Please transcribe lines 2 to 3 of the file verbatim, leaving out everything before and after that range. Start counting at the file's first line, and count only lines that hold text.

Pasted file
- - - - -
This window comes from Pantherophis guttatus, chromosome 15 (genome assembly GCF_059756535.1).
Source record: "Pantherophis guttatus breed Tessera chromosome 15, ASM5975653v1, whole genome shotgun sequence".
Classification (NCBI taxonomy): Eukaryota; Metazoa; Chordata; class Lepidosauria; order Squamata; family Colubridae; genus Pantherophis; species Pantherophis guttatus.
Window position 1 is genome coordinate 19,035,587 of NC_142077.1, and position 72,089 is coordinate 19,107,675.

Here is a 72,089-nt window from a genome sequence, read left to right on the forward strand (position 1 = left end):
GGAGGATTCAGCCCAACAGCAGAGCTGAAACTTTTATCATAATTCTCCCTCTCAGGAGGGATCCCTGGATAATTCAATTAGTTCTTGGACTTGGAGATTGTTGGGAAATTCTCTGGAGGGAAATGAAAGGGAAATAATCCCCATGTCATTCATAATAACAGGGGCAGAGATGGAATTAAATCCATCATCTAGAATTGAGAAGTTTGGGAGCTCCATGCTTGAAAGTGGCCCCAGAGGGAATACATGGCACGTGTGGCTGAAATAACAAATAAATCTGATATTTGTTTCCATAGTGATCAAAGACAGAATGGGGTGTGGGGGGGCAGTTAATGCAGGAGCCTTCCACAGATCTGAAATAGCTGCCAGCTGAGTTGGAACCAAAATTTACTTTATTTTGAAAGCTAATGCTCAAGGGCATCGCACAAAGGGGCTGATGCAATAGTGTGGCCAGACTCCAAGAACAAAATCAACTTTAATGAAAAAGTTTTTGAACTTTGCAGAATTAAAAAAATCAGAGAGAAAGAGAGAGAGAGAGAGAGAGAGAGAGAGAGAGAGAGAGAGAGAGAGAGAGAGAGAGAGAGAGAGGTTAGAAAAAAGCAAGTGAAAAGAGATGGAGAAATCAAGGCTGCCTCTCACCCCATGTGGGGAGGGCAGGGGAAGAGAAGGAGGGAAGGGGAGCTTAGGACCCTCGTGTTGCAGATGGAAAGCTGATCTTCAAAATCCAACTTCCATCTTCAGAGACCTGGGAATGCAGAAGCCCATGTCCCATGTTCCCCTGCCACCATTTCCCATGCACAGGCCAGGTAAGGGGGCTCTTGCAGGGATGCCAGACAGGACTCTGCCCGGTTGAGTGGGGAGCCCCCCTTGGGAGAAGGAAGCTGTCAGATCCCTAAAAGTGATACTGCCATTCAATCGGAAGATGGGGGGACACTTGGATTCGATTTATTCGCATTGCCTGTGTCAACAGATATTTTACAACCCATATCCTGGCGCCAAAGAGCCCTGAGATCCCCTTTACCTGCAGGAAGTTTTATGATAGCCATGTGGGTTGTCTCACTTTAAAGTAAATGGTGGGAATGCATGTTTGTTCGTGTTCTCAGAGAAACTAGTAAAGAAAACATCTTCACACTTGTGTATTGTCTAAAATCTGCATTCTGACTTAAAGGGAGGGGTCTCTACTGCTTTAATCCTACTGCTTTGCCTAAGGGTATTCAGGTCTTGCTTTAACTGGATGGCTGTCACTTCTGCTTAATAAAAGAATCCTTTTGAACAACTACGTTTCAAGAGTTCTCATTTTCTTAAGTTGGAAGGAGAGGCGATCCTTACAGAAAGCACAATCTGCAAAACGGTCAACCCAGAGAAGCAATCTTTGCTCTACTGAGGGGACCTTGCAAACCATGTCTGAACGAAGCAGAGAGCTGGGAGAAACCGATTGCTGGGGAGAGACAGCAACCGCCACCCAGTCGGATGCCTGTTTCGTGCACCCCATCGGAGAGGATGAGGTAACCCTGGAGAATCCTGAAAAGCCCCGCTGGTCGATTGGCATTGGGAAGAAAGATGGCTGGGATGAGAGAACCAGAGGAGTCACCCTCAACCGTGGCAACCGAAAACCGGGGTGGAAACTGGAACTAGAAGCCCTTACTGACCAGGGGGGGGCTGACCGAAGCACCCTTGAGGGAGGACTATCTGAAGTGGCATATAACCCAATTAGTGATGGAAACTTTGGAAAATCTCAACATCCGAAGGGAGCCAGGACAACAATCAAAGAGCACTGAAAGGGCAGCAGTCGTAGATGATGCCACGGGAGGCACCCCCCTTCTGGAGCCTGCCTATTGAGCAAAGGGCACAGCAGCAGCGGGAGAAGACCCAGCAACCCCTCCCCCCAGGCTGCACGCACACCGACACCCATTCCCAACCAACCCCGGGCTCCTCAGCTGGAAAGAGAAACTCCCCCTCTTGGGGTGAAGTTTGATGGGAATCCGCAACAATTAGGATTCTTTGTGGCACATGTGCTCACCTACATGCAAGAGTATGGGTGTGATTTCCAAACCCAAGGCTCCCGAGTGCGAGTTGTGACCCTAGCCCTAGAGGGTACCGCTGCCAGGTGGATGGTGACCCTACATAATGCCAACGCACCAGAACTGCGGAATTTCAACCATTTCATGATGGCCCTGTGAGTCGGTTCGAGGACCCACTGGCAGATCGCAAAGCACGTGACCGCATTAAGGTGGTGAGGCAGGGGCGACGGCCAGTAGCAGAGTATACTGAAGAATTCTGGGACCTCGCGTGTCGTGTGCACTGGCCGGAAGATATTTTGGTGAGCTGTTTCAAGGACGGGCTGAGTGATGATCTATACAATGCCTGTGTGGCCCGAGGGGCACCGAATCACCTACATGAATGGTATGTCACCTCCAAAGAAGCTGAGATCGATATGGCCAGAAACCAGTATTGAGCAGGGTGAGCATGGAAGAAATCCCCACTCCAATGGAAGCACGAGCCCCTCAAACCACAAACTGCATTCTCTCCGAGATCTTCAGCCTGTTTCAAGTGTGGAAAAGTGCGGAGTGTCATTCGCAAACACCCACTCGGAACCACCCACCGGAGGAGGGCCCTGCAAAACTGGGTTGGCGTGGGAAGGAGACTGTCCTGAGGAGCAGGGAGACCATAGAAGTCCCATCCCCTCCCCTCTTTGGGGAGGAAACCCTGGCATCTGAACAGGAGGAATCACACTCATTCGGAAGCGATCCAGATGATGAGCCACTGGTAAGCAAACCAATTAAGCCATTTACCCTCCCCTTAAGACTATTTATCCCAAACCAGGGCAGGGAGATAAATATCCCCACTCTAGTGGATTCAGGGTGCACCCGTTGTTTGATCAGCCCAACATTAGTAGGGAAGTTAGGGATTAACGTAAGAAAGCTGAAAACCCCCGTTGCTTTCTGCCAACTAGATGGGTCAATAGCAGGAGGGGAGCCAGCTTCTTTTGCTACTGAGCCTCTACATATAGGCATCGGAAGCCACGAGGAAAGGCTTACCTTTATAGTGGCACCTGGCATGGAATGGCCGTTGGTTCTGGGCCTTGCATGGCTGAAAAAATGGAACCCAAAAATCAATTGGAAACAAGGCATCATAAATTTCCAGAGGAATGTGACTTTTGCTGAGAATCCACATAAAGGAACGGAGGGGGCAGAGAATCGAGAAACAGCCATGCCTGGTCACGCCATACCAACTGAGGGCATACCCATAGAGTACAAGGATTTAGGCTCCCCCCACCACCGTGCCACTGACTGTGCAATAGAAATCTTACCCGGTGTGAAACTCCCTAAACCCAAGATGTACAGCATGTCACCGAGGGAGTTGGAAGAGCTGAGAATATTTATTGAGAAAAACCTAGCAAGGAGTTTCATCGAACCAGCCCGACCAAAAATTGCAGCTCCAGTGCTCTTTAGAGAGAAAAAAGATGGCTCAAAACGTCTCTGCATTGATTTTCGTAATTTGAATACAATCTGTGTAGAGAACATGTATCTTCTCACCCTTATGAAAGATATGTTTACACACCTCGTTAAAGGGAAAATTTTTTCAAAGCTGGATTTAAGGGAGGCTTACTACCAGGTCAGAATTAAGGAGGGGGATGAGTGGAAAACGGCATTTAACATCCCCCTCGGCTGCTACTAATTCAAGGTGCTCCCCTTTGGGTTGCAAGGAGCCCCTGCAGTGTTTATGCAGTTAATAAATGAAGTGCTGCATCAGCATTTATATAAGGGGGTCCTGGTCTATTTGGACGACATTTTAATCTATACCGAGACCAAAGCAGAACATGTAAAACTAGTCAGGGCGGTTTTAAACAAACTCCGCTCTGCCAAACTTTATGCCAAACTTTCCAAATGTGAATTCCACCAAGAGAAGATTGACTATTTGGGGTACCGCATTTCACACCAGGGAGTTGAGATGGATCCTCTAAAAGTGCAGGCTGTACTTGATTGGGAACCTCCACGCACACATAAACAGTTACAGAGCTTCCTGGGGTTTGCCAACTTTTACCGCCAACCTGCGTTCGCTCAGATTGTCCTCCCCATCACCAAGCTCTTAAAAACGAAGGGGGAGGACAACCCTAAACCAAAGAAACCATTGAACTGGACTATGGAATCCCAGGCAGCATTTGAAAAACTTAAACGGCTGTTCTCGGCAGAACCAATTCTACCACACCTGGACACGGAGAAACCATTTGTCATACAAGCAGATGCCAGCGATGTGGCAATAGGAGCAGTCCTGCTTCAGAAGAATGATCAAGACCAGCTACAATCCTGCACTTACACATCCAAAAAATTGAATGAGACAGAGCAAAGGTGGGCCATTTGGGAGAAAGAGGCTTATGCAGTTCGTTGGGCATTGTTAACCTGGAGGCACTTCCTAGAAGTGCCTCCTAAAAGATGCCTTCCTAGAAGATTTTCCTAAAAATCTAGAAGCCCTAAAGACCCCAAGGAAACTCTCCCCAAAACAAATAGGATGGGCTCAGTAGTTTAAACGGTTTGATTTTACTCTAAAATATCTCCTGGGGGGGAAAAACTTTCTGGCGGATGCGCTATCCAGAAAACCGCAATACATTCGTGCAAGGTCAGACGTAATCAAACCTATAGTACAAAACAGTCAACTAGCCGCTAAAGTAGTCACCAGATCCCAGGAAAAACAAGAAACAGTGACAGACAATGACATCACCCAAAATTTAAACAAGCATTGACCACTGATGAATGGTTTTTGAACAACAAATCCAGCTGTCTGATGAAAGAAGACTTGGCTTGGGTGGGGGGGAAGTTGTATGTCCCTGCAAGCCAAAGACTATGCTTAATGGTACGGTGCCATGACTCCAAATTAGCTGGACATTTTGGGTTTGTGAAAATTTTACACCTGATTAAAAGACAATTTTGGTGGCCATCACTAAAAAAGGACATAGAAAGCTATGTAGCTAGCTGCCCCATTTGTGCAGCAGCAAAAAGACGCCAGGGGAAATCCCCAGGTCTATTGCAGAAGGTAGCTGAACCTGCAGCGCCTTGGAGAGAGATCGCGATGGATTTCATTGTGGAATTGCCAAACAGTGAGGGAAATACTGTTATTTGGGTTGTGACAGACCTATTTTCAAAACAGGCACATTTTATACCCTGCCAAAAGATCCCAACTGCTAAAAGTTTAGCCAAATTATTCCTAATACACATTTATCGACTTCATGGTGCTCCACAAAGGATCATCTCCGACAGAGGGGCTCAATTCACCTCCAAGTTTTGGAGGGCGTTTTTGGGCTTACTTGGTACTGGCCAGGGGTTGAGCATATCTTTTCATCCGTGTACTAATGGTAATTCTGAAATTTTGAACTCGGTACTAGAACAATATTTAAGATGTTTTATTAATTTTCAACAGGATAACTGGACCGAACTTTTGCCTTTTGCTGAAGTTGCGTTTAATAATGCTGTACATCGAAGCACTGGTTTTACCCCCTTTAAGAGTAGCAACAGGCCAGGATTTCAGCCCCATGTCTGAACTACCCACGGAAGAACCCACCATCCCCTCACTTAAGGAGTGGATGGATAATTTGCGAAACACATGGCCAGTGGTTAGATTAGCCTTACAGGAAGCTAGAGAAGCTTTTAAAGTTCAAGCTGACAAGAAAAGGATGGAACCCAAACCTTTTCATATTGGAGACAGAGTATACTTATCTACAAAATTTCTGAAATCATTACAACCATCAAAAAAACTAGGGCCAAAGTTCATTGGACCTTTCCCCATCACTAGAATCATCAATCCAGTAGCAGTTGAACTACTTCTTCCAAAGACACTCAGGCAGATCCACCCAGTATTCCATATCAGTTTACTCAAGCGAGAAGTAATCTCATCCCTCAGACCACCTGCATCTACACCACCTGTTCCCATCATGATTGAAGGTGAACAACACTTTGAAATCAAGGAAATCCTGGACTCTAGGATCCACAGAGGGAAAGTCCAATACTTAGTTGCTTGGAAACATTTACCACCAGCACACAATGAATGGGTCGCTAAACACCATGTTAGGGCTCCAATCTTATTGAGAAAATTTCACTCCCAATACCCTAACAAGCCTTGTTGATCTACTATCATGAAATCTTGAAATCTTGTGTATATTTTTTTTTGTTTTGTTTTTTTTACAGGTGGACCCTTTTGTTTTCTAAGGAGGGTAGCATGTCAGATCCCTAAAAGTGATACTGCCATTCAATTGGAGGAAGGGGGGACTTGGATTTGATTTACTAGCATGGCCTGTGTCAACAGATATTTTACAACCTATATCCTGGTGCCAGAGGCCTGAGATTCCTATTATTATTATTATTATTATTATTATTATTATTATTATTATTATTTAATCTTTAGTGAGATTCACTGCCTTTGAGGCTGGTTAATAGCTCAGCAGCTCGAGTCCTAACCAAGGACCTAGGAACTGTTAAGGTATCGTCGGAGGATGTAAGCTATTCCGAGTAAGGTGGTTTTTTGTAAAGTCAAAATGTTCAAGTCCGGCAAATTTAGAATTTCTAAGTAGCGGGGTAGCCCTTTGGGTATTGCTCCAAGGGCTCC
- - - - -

Source record: "Pantherophis guttatus breed Tessera chromosome 15, ASM5975653v1, whole genome shotgun sequence".
Classification (NCBI taxonomy): Eukaryota; Metazoa; Chordata; class Lepidosauria; order Squamata; family Colubridae; genus Pantherophis; species Pantherophis guttatus.